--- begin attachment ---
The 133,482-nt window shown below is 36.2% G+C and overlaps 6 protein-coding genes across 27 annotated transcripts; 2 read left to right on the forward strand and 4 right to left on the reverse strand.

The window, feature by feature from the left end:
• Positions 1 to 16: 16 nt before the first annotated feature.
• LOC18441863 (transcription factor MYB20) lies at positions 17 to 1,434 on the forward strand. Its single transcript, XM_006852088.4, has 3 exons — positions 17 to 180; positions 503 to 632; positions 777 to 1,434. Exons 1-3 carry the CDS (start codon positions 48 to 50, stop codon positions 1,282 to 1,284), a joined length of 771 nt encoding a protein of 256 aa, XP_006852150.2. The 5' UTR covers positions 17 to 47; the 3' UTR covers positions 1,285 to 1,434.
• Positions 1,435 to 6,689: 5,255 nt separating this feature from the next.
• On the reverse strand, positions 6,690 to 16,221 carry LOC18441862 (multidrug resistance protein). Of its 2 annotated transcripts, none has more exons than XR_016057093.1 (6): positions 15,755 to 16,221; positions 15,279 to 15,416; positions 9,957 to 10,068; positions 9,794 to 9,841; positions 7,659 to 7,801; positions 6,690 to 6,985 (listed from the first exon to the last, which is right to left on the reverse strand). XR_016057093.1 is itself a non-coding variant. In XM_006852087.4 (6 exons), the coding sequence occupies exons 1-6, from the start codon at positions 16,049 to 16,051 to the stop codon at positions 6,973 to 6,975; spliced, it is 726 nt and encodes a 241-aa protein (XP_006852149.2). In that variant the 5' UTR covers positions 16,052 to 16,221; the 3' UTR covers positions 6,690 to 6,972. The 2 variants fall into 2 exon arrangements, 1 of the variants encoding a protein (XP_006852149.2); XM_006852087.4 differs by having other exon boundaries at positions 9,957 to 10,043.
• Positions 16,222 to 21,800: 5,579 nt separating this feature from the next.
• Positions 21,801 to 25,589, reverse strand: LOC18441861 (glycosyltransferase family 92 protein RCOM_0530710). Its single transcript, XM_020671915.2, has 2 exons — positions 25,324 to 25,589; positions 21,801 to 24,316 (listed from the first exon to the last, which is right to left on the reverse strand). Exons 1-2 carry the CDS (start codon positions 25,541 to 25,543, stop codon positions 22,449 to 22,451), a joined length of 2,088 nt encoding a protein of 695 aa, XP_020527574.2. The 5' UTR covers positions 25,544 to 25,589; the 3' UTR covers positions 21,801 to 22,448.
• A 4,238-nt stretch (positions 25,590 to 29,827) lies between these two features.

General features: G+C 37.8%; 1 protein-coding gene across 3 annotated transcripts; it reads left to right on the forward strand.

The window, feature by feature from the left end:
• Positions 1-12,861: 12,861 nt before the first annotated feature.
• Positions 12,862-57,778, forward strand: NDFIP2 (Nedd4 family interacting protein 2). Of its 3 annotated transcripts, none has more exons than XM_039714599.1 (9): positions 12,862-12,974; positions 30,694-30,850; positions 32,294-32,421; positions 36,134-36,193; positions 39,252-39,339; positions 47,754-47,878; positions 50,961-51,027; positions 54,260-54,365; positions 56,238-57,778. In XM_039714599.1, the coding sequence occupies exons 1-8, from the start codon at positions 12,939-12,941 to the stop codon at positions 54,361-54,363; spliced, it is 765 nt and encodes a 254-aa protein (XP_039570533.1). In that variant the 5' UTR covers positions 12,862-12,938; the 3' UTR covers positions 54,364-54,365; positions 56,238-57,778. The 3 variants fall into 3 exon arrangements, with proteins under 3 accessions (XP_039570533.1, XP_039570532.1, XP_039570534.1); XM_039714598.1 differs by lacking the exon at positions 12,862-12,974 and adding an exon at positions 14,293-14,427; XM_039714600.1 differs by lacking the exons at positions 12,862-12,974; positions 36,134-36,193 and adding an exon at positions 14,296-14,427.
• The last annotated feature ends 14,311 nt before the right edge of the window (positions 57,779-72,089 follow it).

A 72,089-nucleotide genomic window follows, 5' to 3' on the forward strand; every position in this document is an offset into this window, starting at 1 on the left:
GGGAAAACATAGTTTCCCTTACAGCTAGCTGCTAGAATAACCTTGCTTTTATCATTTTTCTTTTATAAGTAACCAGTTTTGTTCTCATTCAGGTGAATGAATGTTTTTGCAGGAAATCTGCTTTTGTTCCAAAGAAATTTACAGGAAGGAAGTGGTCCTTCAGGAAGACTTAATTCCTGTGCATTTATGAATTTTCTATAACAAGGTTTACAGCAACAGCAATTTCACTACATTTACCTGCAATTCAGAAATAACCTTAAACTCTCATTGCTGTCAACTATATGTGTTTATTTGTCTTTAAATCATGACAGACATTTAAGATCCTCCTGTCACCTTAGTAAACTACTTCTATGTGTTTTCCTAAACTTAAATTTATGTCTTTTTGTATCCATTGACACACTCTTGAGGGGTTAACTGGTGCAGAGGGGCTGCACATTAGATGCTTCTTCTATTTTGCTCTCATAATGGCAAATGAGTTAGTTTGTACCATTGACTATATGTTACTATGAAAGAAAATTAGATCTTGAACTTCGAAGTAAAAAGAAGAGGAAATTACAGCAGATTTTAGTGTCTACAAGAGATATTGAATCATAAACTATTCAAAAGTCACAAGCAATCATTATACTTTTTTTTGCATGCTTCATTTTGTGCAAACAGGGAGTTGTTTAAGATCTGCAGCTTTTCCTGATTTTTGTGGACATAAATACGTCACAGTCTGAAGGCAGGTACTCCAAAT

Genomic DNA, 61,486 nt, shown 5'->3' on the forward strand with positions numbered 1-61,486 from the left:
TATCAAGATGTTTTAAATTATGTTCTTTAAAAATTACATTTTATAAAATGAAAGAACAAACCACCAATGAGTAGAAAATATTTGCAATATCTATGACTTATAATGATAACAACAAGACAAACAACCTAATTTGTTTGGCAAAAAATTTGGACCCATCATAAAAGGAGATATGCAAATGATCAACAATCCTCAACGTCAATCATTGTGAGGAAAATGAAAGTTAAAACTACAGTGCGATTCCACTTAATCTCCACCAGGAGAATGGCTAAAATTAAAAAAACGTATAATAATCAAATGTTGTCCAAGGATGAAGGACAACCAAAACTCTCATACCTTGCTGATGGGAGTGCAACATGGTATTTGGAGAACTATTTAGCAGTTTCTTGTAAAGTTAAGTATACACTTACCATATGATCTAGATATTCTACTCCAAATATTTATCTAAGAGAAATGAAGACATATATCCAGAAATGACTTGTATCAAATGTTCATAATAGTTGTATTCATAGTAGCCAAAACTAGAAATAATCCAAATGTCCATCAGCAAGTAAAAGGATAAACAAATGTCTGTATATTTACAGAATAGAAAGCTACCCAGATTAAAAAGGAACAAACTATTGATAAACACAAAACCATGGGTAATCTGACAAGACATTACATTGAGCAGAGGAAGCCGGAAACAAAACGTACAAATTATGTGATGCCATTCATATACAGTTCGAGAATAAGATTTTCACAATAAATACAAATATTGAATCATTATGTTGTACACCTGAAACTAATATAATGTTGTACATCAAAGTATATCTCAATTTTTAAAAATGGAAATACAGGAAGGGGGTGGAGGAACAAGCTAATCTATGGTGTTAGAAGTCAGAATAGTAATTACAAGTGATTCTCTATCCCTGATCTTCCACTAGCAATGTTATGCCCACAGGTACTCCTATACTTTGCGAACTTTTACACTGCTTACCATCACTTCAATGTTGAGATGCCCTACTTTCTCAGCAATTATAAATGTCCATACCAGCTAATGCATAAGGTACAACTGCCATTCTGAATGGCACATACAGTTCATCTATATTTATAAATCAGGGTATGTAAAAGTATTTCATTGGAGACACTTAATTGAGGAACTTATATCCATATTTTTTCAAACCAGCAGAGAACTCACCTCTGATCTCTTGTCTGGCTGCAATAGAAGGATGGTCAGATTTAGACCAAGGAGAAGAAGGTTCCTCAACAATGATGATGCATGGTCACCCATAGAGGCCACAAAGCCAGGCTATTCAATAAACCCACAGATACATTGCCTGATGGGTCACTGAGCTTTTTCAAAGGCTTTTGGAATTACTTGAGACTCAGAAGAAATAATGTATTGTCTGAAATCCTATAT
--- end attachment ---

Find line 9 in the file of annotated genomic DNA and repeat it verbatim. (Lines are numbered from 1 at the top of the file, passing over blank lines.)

• A 4,238-nt stretch (positions 25,590 to 29,827) lies between these two features.